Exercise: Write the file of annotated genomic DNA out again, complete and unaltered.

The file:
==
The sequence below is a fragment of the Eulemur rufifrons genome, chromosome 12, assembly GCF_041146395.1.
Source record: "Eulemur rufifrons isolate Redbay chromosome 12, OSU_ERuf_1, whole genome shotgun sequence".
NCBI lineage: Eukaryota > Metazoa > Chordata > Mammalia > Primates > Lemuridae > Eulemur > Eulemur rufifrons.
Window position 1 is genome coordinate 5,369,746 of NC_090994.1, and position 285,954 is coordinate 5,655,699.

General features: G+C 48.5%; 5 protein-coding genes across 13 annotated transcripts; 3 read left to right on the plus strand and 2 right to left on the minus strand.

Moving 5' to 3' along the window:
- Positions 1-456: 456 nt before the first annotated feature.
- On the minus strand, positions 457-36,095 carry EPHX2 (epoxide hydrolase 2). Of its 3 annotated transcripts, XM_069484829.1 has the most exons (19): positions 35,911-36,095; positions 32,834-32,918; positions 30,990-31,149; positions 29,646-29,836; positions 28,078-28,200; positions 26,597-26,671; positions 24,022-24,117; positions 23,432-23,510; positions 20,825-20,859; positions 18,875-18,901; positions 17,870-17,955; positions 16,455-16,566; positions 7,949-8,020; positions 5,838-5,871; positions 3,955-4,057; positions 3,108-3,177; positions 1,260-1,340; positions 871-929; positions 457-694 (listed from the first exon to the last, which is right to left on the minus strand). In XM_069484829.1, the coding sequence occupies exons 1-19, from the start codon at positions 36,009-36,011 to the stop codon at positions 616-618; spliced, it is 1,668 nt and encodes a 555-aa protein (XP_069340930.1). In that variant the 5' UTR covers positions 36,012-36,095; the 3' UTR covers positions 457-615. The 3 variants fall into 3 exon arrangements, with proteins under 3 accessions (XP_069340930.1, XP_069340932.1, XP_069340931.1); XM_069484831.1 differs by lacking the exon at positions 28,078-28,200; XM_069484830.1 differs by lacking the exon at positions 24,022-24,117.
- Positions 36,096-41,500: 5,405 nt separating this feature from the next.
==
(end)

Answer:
The sequence below is a fragment of the Eulemur rufifrons genome, chromosome 12, assembly GCF_041146395.1.
Source record: "Eulemur rufifrons isolate Redbay chromosome 12, OSU_ERuf_1, whole genome shotgun sequence".
NCBI lineage: Eukaryota > Metazoa > Chordata > Mammalia > Primates > Lemuridae > Eulemur > Eulemur rufifrons.
Window position 1 is genome coordinate 5,369,746 of NC_090994.1, and position 285,954 is coordinate 5,655,699.

General features: G+C 48.5%; 5 protein-coding genes across 13 annotated transcripts; 3 read left to right on the plus strand and 2 right to left on the minus strand.

Moving 5' to 3' along the window:
- Positions 1-456: 456 nt before the first annotated feature.
- On the minus strand, positions 457-36,095 carry EPHX2 (epoxide hydrolase 2). Of its 3 annotated transcripts, XM_069484829.1 has the most exons (19): positions 35,911-36,095; positions 32,834-32,918; positions 30,990-31,149; positions 29,646-29,836; positions 28,078-28,200; positions 26,597-26,671; positions 24,022-24,117; positions 23,432-23,510; positions 20,825-20,859; positions 18,875-18,901; positions 17,870-17,955; positions 16,455-16,566; positions 7,949-8,020; positions 5,838-5,871; positions 3,955-4,057; positions 3,108-3,177; positions 1,260-1,340; positions 871-929; positions 457-694 (listed from the first exon to the last, which is right to left on the minus strand). In XM_069484829.1, the coding sequence occupies exons 1-19, from the start codon at positions 36,009-36,011 to the stop codon at positions 616-618; spliced, it is 1,668 nt and encodes a 555-aa protein (XP_069340930.1). In that variant the 5' UTR covers positions 36,012-36,095; the 3' UTR covers positions 457-615. The 3 variants fall into 3 exon arrangements, with proteins under 3 accessions (XP_069340930.1, XP_069340932.1, XP_069340931.1); XM_069484831.1 differs by lacking the exon at positions 28,078-28,200; XM_069484830.1 differs by lacking the exon at positions 24,022-24,117.
- Positions 36,096-41,500: 5,405 nt separating this feature from the next.